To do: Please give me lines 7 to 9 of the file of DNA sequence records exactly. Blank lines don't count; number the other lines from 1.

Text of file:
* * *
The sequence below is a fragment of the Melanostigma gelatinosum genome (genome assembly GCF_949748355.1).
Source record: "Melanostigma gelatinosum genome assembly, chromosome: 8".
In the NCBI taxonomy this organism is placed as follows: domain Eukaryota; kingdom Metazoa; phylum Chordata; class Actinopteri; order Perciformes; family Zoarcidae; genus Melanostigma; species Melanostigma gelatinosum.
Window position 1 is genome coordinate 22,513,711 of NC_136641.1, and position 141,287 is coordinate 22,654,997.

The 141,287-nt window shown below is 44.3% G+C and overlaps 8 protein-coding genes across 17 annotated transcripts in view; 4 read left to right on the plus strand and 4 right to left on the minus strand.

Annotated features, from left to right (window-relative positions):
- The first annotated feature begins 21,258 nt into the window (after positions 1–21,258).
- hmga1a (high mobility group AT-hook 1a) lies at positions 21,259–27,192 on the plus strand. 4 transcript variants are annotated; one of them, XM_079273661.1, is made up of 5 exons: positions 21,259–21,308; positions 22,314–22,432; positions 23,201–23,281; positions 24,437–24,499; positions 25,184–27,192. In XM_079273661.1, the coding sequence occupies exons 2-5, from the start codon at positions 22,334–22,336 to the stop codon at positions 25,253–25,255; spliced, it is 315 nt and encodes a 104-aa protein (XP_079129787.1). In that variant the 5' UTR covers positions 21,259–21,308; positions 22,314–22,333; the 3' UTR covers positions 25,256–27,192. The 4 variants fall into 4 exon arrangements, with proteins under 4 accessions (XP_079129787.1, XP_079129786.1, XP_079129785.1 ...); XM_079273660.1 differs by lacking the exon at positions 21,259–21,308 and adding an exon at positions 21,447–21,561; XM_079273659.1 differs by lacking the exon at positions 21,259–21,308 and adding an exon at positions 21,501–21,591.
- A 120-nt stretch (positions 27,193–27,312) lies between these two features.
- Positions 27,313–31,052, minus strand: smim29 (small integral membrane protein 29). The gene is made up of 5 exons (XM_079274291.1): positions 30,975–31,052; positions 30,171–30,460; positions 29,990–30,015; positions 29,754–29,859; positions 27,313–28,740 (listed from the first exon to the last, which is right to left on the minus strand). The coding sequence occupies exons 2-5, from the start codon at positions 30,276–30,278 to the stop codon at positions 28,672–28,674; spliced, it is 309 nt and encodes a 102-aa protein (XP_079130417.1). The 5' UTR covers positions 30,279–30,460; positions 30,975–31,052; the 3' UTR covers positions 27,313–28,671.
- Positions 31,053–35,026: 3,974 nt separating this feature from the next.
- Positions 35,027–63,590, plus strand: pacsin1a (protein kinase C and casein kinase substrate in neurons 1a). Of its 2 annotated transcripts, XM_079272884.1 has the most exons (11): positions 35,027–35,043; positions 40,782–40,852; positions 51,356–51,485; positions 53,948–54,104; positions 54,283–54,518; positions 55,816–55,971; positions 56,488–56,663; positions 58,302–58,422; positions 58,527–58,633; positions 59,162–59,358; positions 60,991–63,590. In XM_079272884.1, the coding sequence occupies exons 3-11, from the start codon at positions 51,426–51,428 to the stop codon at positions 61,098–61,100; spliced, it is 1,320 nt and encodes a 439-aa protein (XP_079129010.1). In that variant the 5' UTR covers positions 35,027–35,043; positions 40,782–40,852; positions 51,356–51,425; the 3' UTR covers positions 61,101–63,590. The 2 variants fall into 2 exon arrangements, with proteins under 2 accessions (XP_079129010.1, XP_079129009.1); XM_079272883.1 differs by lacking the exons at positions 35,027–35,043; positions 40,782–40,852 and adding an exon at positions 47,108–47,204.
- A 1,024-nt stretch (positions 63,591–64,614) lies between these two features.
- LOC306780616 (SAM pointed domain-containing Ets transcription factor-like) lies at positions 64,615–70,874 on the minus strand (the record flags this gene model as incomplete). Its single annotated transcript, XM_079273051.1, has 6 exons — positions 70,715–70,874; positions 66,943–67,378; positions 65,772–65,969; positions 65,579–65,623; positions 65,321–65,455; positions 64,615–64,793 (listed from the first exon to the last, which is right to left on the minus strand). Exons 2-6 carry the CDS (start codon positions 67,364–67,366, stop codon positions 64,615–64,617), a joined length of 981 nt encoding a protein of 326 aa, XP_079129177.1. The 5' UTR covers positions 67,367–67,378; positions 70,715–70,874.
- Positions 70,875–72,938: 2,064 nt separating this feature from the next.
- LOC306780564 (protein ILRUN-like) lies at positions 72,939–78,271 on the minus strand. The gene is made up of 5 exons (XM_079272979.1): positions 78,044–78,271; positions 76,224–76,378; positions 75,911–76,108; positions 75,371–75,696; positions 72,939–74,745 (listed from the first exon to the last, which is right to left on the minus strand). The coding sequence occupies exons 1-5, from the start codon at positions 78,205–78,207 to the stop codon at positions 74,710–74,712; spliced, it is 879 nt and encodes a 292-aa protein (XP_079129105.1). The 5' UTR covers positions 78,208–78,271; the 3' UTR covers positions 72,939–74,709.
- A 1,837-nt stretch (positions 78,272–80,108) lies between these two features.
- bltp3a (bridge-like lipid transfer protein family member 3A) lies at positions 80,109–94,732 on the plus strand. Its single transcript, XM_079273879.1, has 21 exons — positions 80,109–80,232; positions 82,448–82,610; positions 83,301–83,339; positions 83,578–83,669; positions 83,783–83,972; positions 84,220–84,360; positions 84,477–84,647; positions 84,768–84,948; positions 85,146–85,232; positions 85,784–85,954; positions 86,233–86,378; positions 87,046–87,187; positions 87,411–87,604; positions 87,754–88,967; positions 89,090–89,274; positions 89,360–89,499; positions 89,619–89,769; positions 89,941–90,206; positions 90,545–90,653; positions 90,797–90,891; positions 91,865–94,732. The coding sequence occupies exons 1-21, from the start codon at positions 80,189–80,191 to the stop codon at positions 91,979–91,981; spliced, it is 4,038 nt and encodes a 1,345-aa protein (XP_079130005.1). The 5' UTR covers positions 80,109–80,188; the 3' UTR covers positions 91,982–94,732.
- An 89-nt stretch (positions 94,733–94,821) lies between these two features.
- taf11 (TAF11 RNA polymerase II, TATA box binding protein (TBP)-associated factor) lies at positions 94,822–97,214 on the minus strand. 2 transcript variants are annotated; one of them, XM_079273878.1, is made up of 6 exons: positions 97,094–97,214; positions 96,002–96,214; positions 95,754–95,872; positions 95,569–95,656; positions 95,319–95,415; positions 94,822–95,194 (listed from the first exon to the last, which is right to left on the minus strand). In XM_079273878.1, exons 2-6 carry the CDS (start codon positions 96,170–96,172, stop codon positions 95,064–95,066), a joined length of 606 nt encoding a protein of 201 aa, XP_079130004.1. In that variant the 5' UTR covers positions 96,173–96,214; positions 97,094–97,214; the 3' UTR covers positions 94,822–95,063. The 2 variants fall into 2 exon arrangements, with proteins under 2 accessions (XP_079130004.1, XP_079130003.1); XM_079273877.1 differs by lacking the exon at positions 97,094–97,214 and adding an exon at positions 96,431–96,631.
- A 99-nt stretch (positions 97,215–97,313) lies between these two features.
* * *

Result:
- The first annotated feature begins 21,258 nt into the window (after positions 1–21,258).
- hmga1a (high mobility group AT-hook 1a) lies at positions 21,259–27,192 on the plus strand. 4 transcript variants are annotated; one of them, XM_079273661.1, is made up of 5 exons: positions 21,259–21,308; positions 22,314–22,432; positions 23,201–23,281; positions 24,437–24,499; positions 25,184–27,192. In XM_079273661.1, the coding sequence occupies exons 2-5, from the start codon at positions 22,334–22,336 to the stop codon at positions 25,253–25,255; spliced, it is 315 nt and encodes a 104-aa protein (XP_079129787.1). In that variant the 5' UTR covers positions 21,259–21,308; positions 22,314–22,333; the 3' UTR covers positions 25,256–27,192. The 4 variants fall into 4 exon arrangements, with proteins under 4 accessions (XP_079129787.1, XP_079129786.1, XP_079129785.1 ...); XM_079273660.1 differs by lacking the exon at positions 21,259–21,308 and adding an exon at positions 21,447–21,561; XM_079273659.1 differs by lacking the exon at positions 21,259–21,308 and adding an exon at positions 21,501–21,591.
- A 120-nt stretch (positions 27,193–27,312) lies between these two features.